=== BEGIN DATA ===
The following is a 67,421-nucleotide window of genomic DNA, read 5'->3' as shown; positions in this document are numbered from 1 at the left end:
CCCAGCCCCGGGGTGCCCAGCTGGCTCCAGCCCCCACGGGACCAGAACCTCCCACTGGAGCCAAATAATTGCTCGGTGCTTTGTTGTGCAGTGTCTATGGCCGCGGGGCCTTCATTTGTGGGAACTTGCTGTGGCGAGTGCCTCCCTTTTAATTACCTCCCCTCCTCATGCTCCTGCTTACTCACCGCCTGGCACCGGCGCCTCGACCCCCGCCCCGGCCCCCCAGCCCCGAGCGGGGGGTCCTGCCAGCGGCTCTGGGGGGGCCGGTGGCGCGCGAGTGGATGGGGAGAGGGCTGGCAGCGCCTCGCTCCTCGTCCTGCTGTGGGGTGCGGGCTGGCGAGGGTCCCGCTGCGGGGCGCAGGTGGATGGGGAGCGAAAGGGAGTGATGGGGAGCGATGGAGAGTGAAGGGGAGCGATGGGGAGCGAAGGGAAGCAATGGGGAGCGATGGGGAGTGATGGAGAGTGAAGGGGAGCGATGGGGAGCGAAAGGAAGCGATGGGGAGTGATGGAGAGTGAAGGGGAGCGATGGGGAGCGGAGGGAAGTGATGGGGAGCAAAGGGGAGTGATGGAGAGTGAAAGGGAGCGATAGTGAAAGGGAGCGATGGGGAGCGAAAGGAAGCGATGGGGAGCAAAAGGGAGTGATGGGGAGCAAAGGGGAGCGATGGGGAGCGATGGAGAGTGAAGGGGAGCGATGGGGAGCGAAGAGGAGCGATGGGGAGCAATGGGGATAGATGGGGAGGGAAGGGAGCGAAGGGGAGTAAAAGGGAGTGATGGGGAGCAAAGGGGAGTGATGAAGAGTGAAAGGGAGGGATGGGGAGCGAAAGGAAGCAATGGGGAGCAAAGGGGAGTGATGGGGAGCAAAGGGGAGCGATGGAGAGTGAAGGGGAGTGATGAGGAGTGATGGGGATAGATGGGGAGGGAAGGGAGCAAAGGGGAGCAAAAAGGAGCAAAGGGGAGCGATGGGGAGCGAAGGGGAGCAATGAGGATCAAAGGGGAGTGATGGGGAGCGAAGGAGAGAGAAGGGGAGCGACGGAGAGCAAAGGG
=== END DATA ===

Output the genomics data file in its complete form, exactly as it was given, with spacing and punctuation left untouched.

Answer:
The following is a 67,421-nucleotide window of genomic DNA, read 5'->3' as shown; positions in this document are numbered from 1 at the left end:
CCCAGCCCCGGGGTGCCCAGCTGGCTCCAGCCCCCACGGGACCAGAACCTCCCACTGGAGCCAAATAATTGCTCGGTGCTTTGTTGTGCAGTGTCTATGGCCGCGGGGCCTTCATTTGTGGGAACTTGCTGTGGCGAGTGCCTCCCTTTTAATTACCTCCCCTCCTCATGCTCCTGCTTACTCACCGCCTGGCACCGGCGCCTCGACCCCCGCCCCGGCCCCCCAGCCCCGAGCGGGGGGTCCTGCCAGCGGCTCTGGGGGGGCCGGTGGCGCGCGAGTGGATGGGGAGAGGGCTGGCAGCGCCTCGCTCCTCGTCCTGCTGTGGGGTGCGGGCTGGCGAGGGTCCCGCTGCGGGGCGCAGGTGGATGGGGAGCGAAAGGGAGTGATGGGGAGCGATGGAGAGTGAAGGGGAGCGATGGGGAGCGAAGGGAAGCAATGGGGAGCGATGGGGAGTGATGGAGAGTGAAGGGGAGCGATGGGGAGCGAAAGGAAGCGATGGGGAGTGATGGAGAGTGAAGGGGAGCGATGGGGAGCGGAGGGAAGTGATGGGGAGCAAAGGGGAGTGATGGAGAGTGAAAGGGAGCGATAGTGAAAGGGAGCGATGGGGAGCGAAAGGAAGCGATGGGGAGCAAAAGGGAGTGATGGGGAGCAAAGGGGAGCGATGGGGAGCGATGGAGAGTGAAGGGGAGCGATGGGGAGCGAAGAGGAGCGATGGGGAGCAATGGGGATAGATGGGGAGGGAAGGGAGCGAAGGGGAGTAAAAGGGAGTGATGGGGAGCAAAGGGGAGTGATGAAGAGTGAAAGGGAGGGATGGGGAGCGAAAGGAAGCAATGGGGAGCAAAGGGGAGTGATGGGGAGCAAAGGGGAGCGATGGAGAGTGAAGGGGAGTGATGAGGAGTGATGGGGATAGATGGGGAGGGAAGGGAGCAAAGGGGAGCAAAAAGGAGCAAAGGGGAGCGATGGGGAGCGAAGGGGAGCAATGAGGATCAAAGGGGAGTGATGGGGAGCGAAGGAGAGAGAAGGGGAGCGACGGAGAGCAAAGGG